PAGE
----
First off, I want to give a heart felt thank you for all the incredible comments and emails that people sent with regards to Alex. The fact that you took the time to share your experiences, support and love really touched my heart. I was especially stirred by the tribute that my friend Julie from Willow Bird Baking did over at her site. If you haven’t had a chance to stop by and check it out, you should definitely do so. Her class of 7th graders is one amazing clan of kids. I had a hard time seeing clearly through all my blubbering and tears, but I know it involved teenage boys dressed in pink and a rainbow tribute from the entire class to Alex. THIS is why the internet is so incredibly amazing. People you’ve never even met can lift your spirit and make a difference in your life with the single touch of a button. Thank you so very much.
Now we’ll get back to why we’re all here today – food. And not just any food. I’m going veggie. I know I don’t do it often enough on the blog; I have a meat
obsessed loving husband, so it’s a bit of a challenge. Believe it or not though, there’s talk of dropping meat for the fourty days of Lent. He did get me to agree that we could still eat seafood. I think he’s afraid that if he consumes nothing but beans and tofu for the duration, he’ll shrivel up into nothing and be done with it.
If we do manage to carry through with our Lenten challenge, I know that the meat free dishes I concoct will have to be hearty and have a meat “feel” to them for my husband to want to indulge full on. This dish succeeds in both challenges. You know you have a winner on your hands when the carnivore in your family not only goes back for seconds, but also takes the leftovers to work for lunch the following day. Booyah. I’m going to make a vegetarian out of him yet.
Creating a pot is super simple. If you don’t have a package of precooked lentils at your disposal, cook up a cup according to bag directions, subbing vegetable broth for water, and set to the side.
Grab up a dutch oven or a large frying pan and heat a tablespoon of oil on medium heat. Toss in an onion, a couple cloves of garlic and half a jalapeno.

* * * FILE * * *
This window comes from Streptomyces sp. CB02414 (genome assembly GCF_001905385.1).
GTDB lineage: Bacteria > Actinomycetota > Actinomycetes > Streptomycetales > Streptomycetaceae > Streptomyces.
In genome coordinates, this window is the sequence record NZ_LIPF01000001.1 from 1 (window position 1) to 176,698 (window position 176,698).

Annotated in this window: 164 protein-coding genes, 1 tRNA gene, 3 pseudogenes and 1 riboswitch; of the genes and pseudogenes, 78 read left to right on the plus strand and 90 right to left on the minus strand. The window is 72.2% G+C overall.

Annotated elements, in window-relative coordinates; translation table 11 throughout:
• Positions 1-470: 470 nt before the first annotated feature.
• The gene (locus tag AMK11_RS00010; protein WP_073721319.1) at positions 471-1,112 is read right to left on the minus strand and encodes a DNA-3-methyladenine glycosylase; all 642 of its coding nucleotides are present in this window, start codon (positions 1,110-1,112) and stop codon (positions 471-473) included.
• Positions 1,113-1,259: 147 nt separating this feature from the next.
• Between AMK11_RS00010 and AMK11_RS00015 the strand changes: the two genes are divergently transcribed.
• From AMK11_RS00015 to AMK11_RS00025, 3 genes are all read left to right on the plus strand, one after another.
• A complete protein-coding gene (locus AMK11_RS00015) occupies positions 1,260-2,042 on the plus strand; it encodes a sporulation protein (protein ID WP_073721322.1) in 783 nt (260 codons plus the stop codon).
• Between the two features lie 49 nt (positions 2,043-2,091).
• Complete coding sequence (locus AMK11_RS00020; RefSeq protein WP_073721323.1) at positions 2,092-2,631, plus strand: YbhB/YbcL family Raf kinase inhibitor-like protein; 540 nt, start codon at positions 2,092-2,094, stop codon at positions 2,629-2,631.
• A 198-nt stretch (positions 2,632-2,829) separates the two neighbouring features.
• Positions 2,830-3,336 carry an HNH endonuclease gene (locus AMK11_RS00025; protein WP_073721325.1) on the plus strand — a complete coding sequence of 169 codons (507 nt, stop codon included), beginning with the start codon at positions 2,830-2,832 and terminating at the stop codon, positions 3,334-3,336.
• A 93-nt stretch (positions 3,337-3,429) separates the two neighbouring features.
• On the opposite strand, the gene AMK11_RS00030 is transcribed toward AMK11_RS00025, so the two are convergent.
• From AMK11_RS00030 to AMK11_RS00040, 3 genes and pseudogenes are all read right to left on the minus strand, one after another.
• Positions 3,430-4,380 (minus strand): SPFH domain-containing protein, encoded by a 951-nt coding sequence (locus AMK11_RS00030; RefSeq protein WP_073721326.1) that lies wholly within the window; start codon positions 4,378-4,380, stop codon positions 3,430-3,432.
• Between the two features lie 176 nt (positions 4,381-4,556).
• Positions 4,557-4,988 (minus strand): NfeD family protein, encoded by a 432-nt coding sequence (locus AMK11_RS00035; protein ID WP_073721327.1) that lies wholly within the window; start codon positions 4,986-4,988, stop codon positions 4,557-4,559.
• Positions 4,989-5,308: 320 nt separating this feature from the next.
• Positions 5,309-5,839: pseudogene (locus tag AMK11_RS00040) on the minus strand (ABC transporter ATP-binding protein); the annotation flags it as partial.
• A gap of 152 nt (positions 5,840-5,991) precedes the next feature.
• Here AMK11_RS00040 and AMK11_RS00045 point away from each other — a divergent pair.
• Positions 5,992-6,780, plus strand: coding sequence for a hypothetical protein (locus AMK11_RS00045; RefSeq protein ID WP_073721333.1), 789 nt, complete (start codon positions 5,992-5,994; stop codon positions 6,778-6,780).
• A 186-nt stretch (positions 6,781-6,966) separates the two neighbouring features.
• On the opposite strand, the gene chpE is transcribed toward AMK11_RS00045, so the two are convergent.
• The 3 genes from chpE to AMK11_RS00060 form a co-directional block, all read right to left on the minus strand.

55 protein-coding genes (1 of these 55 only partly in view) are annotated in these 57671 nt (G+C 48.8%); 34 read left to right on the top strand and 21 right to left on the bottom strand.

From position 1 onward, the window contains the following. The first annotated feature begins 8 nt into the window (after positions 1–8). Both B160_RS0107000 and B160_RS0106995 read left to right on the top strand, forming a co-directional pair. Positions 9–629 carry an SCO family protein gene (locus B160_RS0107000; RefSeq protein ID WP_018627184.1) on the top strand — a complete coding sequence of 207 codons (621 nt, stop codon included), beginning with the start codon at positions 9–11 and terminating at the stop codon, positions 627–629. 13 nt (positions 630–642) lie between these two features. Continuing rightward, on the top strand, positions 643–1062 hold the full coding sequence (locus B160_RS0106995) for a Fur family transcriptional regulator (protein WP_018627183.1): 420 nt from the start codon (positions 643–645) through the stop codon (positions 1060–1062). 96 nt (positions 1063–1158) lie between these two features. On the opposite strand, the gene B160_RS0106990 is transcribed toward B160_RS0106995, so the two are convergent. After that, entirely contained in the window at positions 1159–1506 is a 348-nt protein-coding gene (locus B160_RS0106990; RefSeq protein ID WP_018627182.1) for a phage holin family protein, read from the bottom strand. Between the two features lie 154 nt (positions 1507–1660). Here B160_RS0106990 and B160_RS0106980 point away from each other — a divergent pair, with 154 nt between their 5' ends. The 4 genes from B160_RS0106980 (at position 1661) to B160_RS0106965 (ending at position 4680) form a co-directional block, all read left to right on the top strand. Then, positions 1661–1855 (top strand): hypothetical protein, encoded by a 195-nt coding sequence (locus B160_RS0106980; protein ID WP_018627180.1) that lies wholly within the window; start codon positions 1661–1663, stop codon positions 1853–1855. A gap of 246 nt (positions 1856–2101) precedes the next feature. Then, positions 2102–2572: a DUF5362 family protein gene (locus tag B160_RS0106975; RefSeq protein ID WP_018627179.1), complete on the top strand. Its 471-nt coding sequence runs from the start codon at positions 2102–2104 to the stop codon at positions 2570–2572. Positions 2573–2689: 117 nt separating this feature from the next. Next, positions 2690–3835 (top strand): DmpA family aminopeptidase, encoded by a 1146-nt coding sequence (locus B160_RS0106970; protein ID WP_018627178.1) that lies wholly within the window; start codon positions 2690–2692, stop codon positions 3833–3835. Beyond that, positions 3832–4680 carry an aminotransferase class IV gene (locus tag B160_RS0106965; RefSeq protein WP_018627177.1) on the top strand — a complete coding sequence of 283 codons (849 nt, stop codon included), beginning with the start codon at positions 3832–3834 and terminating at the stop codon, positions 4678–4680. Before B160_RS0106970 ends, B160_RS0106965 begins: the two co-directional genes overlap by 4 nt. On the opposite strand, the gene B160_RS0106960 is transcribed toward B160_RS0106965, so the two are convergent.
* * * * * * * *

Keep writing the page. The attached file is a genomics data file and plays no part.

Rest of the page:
After they have browned up for a minute or two, add in a can of diced tomatoes, a little veggie broth and a couple spices.
Give it a spin or two with your spoon and add in the pinto beans and the cooked lentils. I’ve successfully made this dish with both green and red lentils, so grab your favorite and run with it.
Stir those in and finish it off with a tablespoon of butter and a couple spoonfuls of cream. If you’re not thrilled about the added fat, simply leave it out. I personally think it helps to balance the acidity of the tomatoes as well as add a little extra creaminess to the final product. But then again, I’m a dairy addicted Wisconsin girl, can you blame me?
Serve it up as is for a delectable side or spoon it over rice and top with a few preferred condiments for an appetizing main dish. Vegetarian meat lovers satisfaction guaranteed.
Hearty Lentils and Beans
Yield: Approx. 8 One Cup Servings
Total Time: 30 min
1 Tbsp Canola Oil
1 Onion, Chopped
2 Cloves Garlic, Minced
1/2 Jalapeno, Diced
1 15 Oz. Can Diced Tomatoes
1/2 Cup Vegetable Broth
2 Tbsp Fresh Cilantro
1 Tbsp Cumin
1 tsp Chili Powder
1 tsp Salt
1 15 Oz. Can Pinto Beans, rinsed and drained
2 Cups Cooked Lentils
1 Tbsp Butter
2 Tbsp Heavy Cream
Using a dutch oven or large frying pan, heat up the oil on medium heat.
Add in the onion, garlic and jalapeno. Let cook for a minute or two.
Add in the tomatoes, broth, cilantro, cumin, chili powder and salt.
Pour in the can of beans and the cooked lentils.
Add in the butter and heavy cream.
Heat through and serve straight up as a side or as a main dish over rice with a few shreds of cheese, a dollop of sour cream and a sprinkle of cilantro.
*If you're boiling up your own lentils, use 1 cup of dry. Add corresponding liquid and use cooking times according to manufacturers directions. Sub vegetable broth for water to up the flavor levels.